BG Peace Marchers make statement with their feet

Annual Peace March moves from downtown BG to BGSU campus on Friday.

By JAN LARSON McLAUGHLIN

BG Independent News

 

Nearly 125 people bundled up to join the annual Peace March on Friday from downtown Bowling Green to Bowling Green State University.

Among them was Holli Gray-Luring, who was pushing her 3-year-old son, Ian, in a stroller.

“It just feels good to be a part of something so positive,” said Gray-Luring, who also participated in the Peace March last year. “The people who stand here are aligned with our thoughts and beliefs in the world.”

The second annual Peace March was again organized by Not In Our Town Bowling Green – a group dedicated to accepting diversity and speaking out against hatred.

“It is an opportunity to be very visible on the streets of Bowling Green,” said Julie Broadwell, the community co-chair of Not In Our Town. The march makes a statement that all people are “welcome and included in Bowling Green life.”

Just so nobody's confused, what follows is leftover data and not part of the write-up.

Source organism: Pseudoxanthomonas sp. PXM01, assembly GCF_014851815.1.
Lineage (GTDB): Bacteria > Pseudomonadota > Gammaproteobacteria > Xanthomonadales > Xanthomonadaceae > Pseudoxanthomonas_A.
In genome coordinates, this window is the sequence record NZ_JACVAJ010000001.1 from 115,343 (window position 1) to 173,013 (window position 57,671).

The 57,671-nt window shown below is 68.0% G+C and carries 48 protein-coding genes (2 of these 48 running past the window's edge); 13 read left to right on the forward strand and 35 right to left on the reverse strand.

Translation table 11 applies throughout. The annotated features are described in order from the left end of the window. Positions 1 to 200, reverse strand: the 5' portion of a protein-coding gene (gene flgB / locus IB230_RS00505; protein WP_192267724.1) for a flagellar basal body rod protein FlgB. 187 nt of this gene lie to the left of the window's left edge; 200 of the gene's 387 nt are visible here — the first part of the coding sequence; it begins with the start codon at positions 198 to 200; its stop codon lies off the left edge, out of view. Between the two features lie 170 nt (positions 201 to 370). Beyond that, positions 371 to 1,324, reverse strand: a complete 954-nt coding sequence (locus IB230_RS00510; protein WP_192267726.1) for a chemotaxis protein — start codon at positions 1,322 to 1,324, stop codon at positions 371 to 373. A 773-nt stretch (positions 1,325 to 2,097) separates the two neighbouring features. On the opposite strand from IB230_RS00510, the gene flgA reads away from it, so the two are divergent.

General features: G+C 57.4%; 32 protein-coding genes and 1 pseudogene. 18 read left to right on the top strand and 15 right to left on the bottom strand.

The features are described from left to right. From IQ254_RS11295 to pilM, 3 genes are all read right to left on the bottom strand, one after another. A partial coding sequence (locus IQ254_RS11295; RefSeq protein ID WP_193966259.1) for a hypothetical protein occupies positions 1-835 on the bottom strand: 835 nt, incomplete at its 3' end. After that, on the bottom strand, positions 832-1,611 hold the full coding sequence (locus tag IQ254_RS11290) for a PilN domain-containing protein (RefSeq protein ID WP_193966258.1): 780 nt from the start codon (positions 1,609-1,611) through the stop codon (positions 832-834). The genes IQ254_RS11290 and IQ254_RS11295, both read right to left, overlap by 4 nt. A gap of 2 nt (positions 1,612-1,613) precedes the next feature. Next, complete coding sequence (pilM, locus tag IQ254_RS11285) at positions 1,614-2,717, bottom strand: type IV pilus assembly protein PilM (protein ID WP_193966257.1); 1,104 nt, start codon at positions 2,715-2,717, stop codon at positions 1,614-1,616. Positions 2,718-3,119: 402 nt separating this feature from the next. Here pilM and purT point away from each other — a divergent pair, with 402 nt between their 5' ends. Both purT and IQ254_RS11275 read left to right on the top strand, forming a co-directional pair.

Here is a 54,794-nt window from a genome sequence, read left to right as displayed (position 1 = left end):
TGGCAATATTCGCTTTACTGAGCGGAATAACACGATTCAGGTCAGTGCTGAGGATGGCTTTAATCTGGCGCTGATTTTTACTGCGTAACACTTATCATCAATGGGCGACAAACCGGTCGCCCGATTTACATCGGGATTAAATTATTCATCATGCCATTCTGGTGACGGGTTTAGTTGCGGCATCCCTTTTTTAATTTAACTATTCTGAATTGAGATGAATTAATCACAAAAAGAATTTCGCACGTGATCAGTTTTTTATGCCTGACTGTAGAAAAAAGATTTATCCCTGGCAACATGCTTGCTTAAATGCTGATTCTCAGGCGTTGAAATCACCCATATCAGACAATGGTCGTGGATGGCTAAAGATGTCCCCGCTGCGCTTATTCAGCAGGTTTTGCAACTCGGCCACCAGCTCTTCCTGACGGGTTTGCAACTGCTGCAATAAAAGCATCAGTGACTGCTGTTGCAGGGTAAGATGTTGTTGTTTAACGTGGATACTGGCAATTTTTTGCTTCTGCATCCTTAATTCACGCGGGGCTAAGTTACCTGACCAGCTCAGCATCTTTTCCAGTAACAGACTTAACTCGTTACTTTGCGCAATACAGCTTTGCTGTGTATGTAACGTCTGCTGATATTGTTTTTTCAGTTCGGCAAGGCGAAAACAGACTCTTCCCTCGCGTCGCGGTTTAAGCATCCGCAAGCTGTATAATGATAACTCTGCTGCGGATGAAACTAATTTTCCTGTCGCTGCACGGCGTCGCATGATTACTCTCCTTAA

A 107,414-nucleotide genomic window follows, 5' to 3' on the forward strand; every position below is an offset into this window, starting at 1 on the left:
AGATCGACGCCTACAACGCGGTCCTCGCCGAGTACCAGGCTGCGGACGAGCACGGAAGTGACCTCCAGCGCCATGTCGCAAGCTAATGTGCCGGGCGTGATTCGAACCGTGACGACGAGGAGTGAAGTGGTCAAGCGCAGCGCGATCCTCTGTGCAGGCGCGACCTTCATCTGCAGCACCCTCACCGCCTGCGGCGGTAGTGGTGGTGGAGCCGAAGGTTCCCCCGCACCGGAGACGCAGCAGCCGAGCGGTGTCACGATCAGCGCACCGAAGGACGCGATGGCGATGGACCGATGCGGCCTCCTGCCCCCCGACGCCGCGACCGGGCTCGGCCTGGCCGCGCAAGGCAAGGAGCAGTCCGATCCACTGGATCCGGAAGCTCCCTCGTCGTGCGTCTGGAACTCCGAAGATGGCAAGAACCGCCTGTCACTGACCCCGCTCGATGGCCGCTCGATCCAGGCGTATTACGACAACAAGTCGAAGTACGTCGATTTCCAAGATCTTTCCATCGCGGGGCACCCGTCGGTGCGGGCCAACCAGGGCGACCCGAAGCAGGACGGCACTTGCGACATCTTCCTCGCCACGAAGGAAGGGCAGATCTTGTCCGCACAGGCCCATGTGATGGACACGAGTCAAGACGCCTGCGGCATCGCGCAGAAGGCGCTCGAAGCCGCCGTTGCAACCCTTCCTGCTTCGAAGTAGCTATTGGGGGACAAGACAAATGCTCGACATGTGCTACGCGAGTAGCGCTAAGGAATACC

Walkers gather on BGSU campus at end of Peace March.

The walk started downtown in the free speech area off East Wooster Street. Led by a group holding the Not In Our Town banner, the walkers stayed on the sidewalks as they headed east to the BGSU campus. Most walked, some used wheelchairs. Joining in were BGSU President Mary Ellen Mazey, several university officials and students. On the city side, were Mayor Dick Edwards, several City Council members and city residents.

The walk ended in front of the student union, in the free speech zone on campus.

“I think the peace march is something so special,” said Alex Solis, the campus co-chair of Not In Our Town. “There are no remarks. You just know why you’re here.”

At the conclusion of the march, a Not In Our Town banner was stretched out on a table so walkers could add their signatures to the cause.

Supporters sign Not In Our Town banner.

Gaynelle Predmore, of Bowling Green, was one of those signing the banner.

“It’s the right thing to do,” she said of participating in the Peace March. “We don’t want hate in our town,” Predmore said.

BGSU student Tanner Gray-Duvall also didn’t want to miss the march. “I feel like it’s necessary. There are some really bad things going on in our country right now,” he said. “It’s a really great thing to see this here.”

He was joined by fellow BGSU student Eli Smith. “This is like my home now and it’s good to see the diversity. Bowling Green is very welcoming and loving.”

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